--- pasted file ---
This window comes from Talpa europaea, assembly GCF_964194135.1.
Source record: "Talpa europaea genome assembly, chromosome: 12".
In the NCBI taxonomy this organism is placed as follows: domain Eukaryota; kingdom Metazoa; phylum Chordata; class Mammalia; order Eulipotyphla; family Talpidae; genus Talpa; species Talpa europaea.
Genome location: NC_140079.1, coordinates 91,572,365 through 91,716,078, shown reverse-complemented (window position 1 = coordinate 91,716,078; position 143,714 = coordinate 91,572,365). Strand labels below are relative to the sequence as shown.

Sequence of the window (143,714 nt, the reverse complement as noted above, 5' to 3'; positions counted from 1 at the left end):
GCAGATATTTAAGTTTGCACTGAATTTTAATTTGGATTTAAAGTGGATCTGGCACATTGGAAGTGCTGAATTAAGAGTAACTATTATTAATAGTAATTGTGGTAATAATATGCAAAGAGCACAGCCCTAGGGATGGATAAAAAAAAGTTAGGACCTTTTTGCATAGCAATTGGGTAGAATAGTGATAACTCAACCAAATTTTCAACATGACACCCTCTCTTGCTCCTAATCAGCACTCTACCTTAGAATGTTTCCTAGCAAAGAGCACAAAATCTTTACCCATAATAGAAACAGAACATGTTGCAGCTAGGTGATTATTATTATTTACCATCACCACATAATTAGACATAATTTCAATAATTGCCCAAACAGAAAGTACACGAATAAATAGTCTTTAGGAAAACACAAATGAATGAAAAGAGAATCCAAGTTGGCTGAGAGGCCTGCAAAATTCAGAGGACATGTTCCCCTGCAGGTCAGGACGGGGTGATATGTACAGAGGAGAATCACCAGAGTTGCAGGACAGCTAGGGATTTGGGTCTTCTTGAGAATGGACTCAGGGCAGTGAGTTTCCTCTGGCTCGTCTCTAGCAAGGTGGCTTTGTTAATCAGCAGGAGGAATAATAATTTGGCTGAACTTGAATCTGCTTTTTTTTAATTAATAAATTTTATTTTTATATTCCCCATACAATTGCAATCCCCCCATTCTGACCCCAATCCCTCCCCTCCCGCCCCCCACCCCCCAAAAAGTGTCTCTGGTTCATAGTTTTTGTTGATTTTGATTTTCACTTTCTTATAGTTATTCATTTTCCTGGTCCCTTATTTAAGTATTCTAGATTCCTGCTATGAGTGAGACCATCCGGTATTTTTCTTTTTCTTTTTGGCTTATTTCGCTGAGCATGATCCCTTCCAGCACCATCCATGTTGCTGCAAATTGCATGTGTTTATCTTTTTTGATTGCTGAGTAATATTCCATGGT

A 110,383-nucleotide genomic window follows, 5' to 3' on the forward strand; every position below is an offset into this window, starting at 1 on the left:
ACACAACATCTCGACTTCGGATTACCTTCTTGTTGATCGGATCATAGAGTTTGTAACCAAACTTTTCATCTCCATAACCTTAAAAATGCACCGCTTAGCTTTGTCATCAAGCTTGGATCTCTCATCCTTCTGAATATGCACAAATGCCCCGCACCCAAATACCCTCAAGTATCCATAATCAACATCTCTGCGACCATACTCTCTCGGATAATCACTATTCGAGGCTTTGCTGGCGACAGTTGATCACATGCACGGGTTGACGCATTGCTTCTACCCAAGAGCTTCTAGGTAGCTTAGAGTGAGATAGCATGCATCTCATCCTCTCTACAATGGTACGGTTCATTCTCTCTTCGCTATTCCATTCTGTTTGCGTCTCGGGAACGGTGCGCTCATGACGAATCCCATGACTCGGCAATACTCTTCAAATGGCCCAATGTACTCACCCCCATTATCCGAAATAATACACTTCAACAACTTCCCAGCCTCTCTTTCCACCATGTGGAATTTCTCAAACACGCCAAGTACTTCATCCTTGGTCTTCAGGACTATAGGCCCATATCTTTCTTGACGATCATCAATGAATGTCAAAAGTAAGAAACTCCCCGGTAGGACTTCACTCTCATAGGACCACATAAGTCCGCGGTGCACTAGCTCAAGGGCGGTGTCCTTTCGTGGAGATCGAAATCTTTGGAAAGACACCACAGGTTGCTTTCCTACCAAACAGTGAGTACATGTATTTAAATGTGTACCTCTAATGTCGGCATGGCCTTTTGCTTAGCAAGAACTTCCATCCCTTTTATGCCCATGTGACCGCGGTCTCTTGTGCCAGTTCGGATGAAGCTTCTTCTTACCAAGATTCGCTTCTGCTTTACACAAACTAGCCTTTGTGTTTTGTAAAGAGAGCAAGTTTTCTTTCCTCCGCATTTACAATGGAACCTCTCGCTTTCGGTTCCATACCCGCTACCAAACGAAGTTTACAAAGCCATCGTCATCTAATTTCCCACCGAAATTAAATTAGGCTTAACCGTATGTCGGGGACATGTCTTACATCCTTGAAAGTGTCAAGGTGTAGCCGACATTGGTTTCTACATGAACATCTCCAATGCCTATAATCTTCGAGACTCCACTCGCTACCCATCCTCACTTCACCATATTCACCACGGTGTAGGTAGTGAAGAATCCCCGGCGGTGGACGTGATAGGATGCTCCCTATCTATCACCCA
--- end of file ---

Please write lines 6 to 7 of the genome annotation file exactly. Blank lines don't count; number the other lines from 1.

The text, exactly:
GCAGATATTTAAGTTTGCACTGAATTTTAATTTGGATTTAAAGTGGATCTGGCACATTGGAAGTGCTGAATTAAGAGTAACTATTATTAATAGTAATTGTGGTAATAATATGCAAAGAGCACAGCCCTAGGGATGGATAAAAAAAAGTTAGGACCTTTTTGCATAGCAATTGGGTAGAATAGTGATAACTCAACCAAATTTTCAACATGACACCCTCTCTTGCTCCTAATCAGCACTCTACCTTAGAATGTTTCCTAGCAAAGAGCACAAAATCTTTACCCATAATAGAAACAGAACATGTTGCAGCTAGGTGATTATTATTATTTACCATCACCACATAATTAGACATAATTTCAATAATTGCCCAAACAGAAAGTACACGAATAAATAGTCTTTAGGAAAACACAAATGAATGAAAAGAGAATCCAAGTTGGCTGAGAGGCCTGCAAAATTCAGAGGACATGTTCCCCTGCAGGTCAGGACGGGGTGATATGTACAGAGGAGAATCACCAGAGTTGCAGGACAGCTAGGGATTTGGGTCTTCTTGAGAATGGACTCAGGGCAGTGAGTTTCCTCTGGCTCGTCTCTAGCAAGGTGGCTTTGTTAATCAGCAGGAGGAATAATAATTTGGCTGAACTTGAATCTGCTTTTTTTTAATTAATAAATTTTATTTTTATATTCCCCATACAATTGCAATCCCCCCATTCTGACCCCAATCCCTCCCCTCCCGCCCCCCACCCCCCAAAAAGTGTCTCTGGTTCATAGTTTTTGTTGATTTTGATTTTCACTTTCTTATAGTTATTCATTTTCCTGGTCCCTTATTTAAGTATTCTAGATTCCTGCTATGAGTGAGACCATCCGGTATTTTTCTTTTTCTTTTTGGCTTATTTCGCTGAGCATGATCCCTTCCAGCACCATCCATGTTGCTGCAAATTGCATGTGTTTATCTTTTTTGATTGCTGAGTAATATTCCATGGT

A 110,383-nucleotide genomic window follows, 5' to 3' on the forward strand; every position below is an offset into this window, starting at 1 on the left: